I will admit that the condo we've rented has mostly tile floors, so I'm actually never warm. So much for guilt!

Pat O'Dea Rosen said...

Hi, Liz,
I hear you on the guilt, Liz, but you can't build snowmen in Florida. The grandkids probably are okay with the cold. Their parents are the ones battling the elements to get to work and keep the houses warm.

Every area has its challenges. Meanwhile, did you go to Florida in winter without packing fuzzy slippers?

Jennette Marie Powell said...

We had 0-ish temps here in SW OH, but I didn't mind because that meant I could work at home! We don't panic shop, but my daughter was not amused when she did our regular grocery run and the store was packed! You at least have hurricanes to conditon you to panic shop.

Jennette Marie Powell said...

We had 0-ish temps here in SW OH, but I didn't mind because that meant I could work at home! We don't panic shop, but my daughter was not amused when she did our regular grocery run and the store was packed! You at least have hurricanes to conditon you to panic shop.

Lark Howard said...

This is the time of year I usually go ice-fishing in MN but, alas, the trip was canceled this year. Those 4 days of below zero degree weather give me a winter. Guess that's why our frigid temperatures this week didn't bother me, although I was relieved when temps got back to 50+. I figure we live where we live for a reason so there's no point to borrowing other regions' weather--good or bad.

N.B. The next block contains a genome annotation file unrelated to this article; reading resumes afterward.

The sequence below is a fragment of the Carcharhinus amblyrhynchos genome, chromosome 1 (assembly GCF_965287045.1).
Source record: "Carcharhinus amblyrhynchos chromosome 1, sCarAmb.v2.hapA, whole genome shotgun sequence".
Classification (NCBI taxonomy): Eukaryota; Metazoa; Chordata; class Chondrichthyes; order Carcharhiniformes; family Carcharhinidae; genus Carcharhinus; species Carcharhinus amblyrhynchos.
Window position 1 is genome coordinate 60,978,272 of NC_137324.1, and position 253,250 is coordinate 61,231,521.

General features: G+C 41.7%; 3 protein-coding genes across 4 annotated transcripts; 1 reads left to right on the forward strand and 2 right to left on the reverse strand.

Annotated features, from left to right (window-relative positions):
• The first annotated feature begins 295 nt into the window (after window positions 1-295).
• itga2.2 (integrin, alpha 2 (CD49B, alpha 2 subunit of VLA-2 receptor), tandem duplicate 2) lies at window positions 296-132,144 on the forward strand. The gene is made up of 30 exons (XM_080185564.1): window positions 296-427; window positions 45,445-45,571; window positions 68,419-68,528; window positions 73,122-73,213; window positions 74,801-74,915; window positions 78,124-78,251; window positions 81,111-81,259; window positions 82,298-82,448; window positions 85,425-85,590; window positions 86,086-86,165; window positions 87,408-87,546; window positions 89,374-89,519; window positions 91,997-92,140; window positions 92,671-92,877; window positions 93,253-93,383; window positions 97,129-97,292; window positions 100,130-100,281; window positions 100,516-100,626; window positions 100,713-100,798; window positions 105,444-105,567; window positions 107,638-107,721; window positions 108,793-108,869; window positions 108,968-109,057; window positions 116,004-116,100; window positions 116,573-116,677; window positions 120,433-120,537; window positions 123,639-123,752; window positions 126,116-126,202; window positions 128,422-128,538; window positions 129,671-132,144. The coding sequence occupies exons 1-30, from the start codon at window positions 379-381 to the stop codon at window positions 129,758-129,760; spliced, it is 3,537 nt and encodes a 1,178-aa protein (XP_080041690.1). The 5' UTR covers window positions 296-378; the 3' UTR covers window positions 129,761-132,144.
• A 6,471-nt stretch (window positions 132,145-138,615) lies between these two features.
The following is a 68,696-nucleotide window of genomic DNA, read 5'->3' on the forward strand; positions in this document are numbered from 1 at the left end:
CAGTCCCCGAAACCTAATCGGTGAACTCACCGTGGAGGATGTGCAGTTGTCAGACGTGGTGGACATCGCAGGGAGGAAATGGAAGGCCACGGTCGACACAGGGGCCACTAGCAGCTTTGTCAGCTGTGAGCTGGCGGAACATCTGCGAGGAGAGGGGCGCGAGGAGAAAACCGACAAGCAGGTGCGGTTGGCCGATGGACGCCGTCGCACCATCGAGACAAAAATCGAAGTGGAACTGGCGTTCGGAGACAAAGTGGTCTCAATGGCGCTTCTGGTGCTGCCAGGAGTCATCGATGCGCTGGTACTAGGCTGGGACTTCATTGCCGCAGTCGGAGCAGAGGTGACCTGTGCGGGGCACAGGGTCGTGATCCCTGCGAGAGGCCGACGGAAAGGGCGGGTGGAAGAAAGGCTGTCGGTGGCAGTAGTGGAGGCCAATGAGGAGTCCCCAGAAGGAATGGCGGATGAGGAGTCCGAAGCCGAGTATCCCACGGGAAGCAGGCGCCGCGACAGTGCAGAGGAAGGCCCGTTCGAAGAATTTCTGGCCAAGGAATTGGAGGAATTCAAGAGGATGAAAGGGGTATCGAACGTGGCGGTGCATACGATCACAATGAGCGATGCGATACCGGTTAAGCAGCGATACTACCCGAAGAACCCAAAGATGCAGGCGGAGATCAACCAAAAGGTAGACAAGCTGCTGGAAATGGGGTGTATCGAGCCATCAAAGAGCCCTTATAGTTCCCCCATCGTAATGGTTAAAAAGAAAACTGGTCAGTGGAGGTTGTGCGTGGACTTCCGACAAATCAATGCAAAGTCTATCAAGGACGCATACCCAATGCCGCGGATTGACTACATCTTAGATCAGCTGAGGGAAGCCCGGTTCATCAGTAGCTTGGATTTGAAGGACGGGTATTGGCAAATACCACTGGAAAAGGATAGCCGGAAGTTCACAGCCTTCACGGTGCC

Patricia Rickrode w/a Jansen Schmidt said...

You Texans - what a crazy bunch. Wimpy, wimpy, wimpy. It's only in the 20's and you're stocking up on perishables? That's funny.

We had a REALLY cold storm blow through my town the first of week of December with temperatures into the single digits, which I must admit, is a bit extreme for us even though we live in the Sierra Nevada foothills, but it was cold. It lasted about a week before it finally warmed up a bit.

Now, unfortunately, we've been the opposite extreme and had temperatures for a few days hovering near 70. What the hey diddle diddle? A 65 degree temperature difference? Insane!

It's been way too warm here and no rain so now everyone's worried about drought and if things don't change pretty soon and we get a fire this summer, the whole state's likely to burn up.

That's my world.

Incidentally, I'm a Minneapolis transplant. No way am I going back there.

Stay warm, Pat. We'll talk heat and humidity when I see you in July.

Patricia Rickrode
w/a Jansen Schmidt

Anonymous said...

Hi Pat,

Unfortunately so much of weather reporting today is such hysterical exageration that I don't pay attention to them any more. It's January in the Northeast - its supposed to be cold - what's the big deal?